I mentioned back in the April Journal that playing Sekiro was, more than anything else, making me want to play Nioh again. But I didn’t really act on it at the time. I didn’t feel like I had the time for it, and instead mentally slotted it into a short-term backlog. This is not an unusual cycle for me to go through. It also happened with Final Fantasy XIV, just since this blog has been alive.
It doesn’t always happen that way though. Sometimes it’s more of a spontaneous, ‘I want to so by golly I’m going to’ type arrangement, as was the case with Transport Fever when I wanted to play something more tycoony again.
In any case, I digress! With this post I don’t mean to talk about creating more total time to spend gaming. But rather about prioritisation. Fitting the games I want to play into the time I have, and the ones that get dropped as a result.
I was reflecting on this and how things may’ve changed since I started blogging again. And how it hasn’t. I think for the most part I’ve simply become more aware of it now that it can have a fairly direct impact on what I write about here. I certainly believed my game choices to be fairly random previously, but in truth the same patterns were followed.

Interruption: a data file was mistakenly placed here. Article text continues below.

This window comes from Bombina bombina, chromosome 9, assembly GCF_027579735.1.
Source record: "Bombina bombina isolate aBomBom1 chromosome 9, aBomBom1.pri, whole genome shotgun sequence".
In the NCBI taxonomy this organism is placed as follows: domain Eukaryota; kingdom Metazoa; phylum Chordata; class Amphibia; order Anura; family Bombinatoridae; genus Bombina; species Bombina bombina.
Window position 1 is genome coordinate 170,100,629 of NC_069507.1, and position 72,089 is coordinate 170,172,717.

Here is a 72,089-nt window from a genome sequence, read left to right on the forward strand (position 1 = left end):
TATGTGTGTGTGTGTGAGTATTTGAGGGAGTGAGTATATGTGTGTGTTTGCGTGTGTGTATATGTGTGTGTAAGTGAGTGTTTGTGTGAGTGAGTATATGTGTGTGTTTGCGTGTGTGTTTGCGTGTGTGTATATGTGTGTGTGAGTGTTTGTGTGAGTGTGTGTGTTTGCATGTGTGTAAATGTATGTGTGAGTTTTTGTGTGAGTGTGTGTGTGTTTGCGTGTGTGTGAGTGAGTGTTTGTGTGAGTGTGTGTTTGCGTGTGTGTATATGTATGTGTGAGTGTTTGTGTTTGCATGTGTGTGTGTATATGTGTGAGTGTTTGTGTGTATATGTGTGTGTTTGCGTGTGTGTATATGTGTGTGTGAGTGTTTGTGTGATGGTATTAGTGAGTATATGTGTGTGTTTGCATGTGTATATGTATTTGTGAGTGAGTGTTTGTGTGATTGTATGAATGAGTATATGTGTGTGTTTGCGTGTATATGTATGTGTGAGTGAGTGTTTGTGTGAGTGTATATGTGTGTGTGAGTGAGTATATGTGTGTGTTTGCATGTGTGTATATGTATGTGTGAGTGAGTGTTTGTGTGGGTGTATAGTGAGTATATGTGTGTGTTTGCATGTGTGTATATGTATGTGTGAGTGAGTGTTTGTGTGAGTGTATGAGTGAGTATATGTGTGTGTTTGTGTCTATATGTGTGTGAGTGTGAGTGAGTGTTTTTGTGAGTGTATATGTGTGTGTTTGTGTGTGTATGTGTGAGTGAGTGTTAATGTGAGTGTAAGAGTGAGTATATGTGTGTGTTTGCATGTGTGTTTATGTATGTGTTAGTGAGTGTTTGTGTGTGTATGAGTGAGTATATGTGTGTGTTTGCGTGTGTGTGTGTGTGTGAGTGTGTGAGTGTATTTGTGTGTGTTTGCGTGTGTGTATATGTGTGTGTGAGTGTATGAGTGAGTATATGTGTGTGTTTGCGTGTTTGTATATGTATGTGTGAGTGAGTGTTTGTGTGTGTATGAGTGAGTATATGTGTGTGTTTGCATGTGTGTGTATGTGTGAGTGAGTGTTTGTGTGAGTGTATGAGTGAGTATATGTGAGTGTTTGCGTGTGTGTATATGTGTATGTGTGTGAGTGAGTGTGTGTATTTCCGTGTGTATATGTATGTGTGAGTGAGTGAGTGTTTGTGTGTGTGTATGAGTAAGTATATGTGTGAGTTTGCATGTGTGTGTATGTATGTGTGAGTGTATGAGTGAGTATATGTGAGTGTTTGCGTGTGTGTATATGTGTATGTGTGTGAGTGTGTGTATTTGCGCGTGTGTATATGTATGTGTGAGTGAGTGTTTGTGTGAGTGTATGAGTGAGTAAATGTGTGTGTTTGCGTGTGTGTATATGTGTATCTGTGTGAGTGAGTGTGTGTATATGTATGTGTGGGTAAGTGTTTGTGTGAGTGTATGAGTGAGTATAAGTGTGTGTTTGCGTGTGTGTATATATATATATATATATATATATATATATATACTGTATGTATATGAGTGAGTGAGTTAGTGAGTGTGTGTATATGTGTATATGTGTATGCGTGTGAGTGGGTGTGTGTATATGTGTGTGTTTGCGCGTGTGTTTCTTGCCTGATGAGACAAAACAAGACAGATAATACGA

Perhaps just a little more… Quickly. I found that before the rate at which I would flip games was much higher.
Either way, it does have the rather poor side effect of meaning that I rarely finish a game. I imagine there being a sort of seesaw style graph where interest in the current game and interest in a new game intersect, and eventually tips from current to new. Typically well before the current is finished.
The strength of interest in the current game can shift where the tipping point is precisely, but it’s a rare thing indeed to have it occur after I finish a game.
I guess the question then becomes is this actually a bad thing if fun is still being had? I tend to view incomplete games as a negative, but also simply as a fact of life. I would never have time to play everything I wanted to if I insisted on finishing everything I started… So perhaps it’s actually OK.
But there is no other entertainment medium I’d apply this to. I finish books. I finish movies. Generally even TV shows. I couldn’t imagine even trying to apply a taster style approach to these… So why games?